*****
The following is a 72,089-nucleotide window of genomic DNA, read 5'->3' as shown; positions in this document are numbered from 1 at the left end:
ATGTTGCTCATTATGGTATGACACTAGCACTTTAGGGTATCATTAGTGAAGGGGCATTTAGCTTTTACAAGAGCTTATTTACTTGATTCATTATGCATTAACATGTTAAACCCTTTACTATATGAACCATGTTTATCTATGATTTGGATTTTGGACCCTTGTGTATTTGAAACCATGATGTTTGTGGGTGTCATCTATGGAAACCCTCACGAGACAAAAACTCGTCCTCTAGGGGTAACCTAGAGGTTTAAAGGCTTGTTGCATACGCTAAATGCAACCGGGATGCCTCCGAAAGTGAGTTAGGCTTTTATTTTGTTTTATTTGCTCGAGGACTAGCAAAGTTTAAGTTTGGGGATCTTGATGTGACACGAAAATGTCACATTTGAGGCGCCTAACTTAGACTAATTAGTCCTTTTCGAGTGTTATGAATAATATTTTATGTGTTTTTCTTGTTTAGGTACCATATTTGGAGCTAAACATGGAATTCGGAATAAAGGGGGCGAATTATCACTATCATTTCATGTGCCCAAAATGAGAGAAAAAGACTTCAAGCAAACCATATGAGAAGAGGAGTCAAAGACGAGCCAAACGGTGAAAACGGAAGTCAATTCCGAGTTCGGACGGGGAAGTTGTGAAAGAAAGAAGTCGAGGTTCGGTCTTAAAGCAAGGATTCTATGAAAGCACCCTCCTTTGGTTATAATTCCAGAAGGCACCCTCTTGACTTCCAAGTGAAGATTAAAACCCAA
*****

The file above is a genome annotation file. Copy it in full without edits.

The following is a 72,089-nucleotide window of genomic DNA, read 5'->3' as shown; positions in this document are numbered from 1 at the left end:
ATGTTGCTCATTATGGTATGACACTAGCACTTTAGGGTATCATTAGTGAAGGGGCATTTAGCTTTTACAAGAGCTTATTTACTTGATTCATTATGCATTAACATGTTAAACCCTTTACTATATGAACCATGTTTATCTATGATTTGGATTTTGGACCCTTGTGTATTTGAAACCATGATGTTTGTGGGTGTCATCTATGGAAACCCTCACGAGACAAAAACTCGTCCTCTAGGGGTAACCTAGAGGTTTAAAGGCTTGTTGCATACGCTAAATGCAACCGGGATGCCTCCGAAAGTGAGTTAGGCTTTTATTTTGTTTTATTTGCTCGAGGACTAGCAAAGTTTAAGTTTGGGGATCTTGATGTGACACGAAAATGTCACATTTGAGGCGCCTAACTTAGACTAATTAGTCCTTTTCGAGTGTTATGAATAATATTTTATGTGTTTTTCTTGTTTAGGTACCATATTTGGAGCTAAACATGGAATTCGGAATAAAGGGGGCGAATTATCACTATCATTTCATGTGCCCAAAATGAGAGAAAAAGACTTCAAGCAAACCATATGAGAAGAGGAGTCAAAGACGAGCCAAACGGTGAAAACGGAAGTCAATTCCGAGTTCGGACGGGGAAGTTGTGAAAGAAAGAAGTCGAGGTTCGGTCTTAAAGCAAGGATTCTATGAAAGCACCCTCCTTTGGTTATAATTCCAGAAGGCACCCTCTTGACTTCCAAGTGAAGATTAAAACCCAA